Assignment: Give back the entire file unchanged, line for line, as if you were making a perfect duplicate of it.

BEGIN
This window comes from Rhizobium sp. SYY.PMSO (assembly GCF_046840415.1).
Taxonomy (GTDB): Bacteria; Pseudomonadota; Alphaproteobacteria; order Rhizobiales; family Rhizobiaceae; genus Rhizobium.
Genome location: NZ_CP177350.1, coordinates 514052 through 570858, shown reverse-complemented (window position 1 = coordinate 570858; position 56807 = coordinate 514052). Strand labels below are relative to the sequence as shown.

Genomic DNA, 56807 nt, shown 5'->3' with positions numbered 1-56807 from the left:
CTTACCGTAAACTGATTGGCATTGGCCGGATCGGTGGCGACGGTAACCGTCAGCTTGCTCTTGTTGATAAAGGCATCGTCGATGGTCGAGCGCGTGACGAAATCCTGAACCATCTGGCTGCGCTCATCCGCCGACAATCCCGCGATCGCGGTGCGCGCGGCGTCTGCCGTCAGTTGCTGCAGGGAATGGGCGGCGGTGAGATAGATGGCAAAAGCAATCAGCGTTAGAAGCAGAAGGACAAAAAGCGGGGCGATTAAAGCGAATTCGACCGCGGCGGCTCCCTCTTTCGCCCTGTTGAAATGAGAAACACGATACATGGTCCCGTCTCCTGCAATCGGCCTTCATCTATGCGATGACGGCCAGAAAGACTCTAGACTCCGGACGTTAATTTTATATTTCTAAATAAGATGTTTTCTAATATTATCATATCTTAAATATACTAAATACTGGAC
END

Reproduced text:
This window comes from Rhizobium sp. SYY.PMSO (assembly GCF_046840415.1).
Taxonomy (GTDB): Bacteria; Pseudomonadota; Alphaproteobacteria; order Rhizobiales; family Rhizobiaceae; genus Rhizobium.
Genome location: NZ_CP177350.1, coordinates 514052 through 570858, shown reverse-complemented (window position 1 = coordinate 570858; position 56807 = coordinate 514052). Strand labels below are relative to the sequence as shown.

Genomic DNA, 56807 nt, shown 5'->3' with positions numbered 1-56807 from the left:
CTTACCGTAAACTGATTGGCATTGGCCGGATCGGTGGCGACGGTAACCGTCAGCTTGCTCTTGTTGATAAAGGCATCGTCGATGGTCGAGCGCGTGACGAAATCCTGAACCATCTGGCTGCGCTCATCCGCCGACAATCCCGCGATCGCGGTGCGCGCGGCGTCTGCCGTCAGTTGCTGCAGGGAATGGGCGGCGGTGAGATAGATGGCAAAAGCAATCAGCGTTAGAAGCAGAAGGACAAAAAGCGGGGCGATTAAAGCGAATTCGACCGCGGCGGCTCCCTCTTTCGCCCTGTTGAAATGAGAAACACGATACATGGTCCCGTCTCCTGCAATCGGCCTTCATCTATGCGATGACGGCCAGAAAGACTCTAGACTCCGGACGTTAATTTTATATTTCTAAATAAGATGTTTTCTAATATTATCATATCTTAAATATACTAAATACTGGAC